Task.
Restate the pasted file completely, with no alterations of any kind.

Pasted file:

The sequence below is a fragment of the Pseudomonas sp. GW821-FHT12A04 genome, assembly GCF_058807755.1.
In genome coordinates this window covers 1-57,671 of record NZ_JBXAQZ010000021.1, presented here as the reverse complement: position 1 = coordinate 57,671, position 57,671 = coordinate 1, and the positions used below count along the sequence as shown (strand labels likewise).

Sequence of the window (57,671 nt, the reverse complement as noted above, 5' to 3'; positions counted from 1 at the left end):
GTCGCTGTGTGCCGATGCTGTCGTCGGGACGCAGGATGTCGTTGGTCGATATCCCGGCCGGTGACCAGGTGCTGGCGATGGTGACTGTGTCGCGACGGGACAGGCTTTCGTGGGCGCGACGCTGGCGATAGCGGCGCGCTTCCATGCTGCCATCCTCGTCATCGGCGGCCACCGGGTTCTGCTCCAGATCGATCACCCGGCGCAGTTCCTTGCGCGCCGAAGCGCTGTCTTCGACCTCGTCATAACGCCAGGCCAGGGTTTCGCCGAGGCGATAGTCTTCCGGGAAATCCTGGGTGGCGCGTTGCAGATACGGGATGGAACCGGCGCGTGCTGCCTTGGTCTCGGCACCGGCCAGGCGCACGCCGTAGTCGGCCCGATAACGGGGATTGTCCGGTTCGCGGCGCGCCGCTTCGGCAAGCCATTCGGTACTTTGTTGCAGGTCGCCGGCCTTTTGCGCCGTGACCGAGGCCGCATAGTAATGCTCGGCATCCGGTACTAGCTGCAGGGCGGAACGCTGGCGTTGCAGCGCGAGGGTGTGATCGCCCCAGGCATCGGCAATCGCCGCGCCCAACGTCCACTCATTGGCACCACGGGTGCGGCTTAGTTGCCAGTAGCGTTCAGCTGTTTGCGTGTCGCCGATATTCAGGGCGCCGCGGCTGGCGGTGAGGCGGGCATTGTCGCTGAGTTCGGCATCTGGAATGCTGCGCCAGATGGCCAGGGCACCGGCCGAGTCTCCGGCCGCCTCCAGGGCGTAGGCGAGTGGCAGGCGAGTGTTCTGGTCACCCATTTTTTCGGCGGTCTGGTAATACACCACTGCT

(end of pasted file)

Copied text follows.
The sequence below is a fragment of the Pseudomonas sp. GW821-FHT12A04 genome, assembly GCF_058807755.1.
In genome coordinates this window covers 1-57,671 of record NZ_JBXAQZ010000021.1, presented here as the reverse complement: position 1 = coordinate 57,671, position 57,671 = coordinate 1, and the positions used below count along the sequence as shown (strand labels likewise).

Sequence of the window (57,671 nt, the reverse complement as noted above, 5' to 3'; positions counted from 1 at the left end):
GTCGCTGTGTGCCGATGCTGTCGTCGGGACGCAGGATGTCGTTGGTCGATATCCCGGCCGGTGACCAGGTGCTGGCGATGGTGACTGTGTCGCGACGGGACAGGCTTTCGTGGGCGCGACGCTGGCGATAGCGGCGCGCTTCCATGCTGCCATCCTCGTCATCGGCGGCCACCGGGTTCTGCTCCAGATCGATCACCCGGCGCAGTTCCTTGCGCGCCGAAGCGCTGTCTTCGACCTCGTCATAACGCCAGGCCAGGGTTTCGCCGAGGCGATAGTCTTCCGGGAAATCCTGGGTGGCGCGTTGCAGATACGGGATGGAACCGGCGCGTGCTGCCTTGGTCTCGGCACCGGCCAGGCGCACGCCGTAGTCGGCCCGATAACGGGGATTGTCCGGTTCGCGGCGCGCCGCTTCGGCAAGCCATTCGGTACTTTGTTGCAGGTCGCCGGCCTTTTGCGCCGTGACCGAGGCCGCATAGTAATGCTCGGCATCCGGTACTAGCTGCAGGGCGGAACGCTGGCGTTGCAGCGCGAGGGTGTGATCGCCCCAGGCATCGGCAATCGCCGCGCCCAACGTCCACTCATTGGCACCACGGGTGCGGCTTAGTTGCCAGTAGCGTTCAGCTGTTTGCGTGTCGCCGATATTCAGGGCGCCGCGGCTGGCGGTGAGGCGGGCATTGTCGCTGAGTTCGGCATCTGGAATGCTGCGCCAGATGGCCAGGGCACCGGCCGAGTCTCCGGCCGCCTCCAGGGCGTAGGCGAGTGGCAGGCGAGTGTTCTGGTCACCCATTTTTTCGGCGGTCTGGTAATACACCACTGCT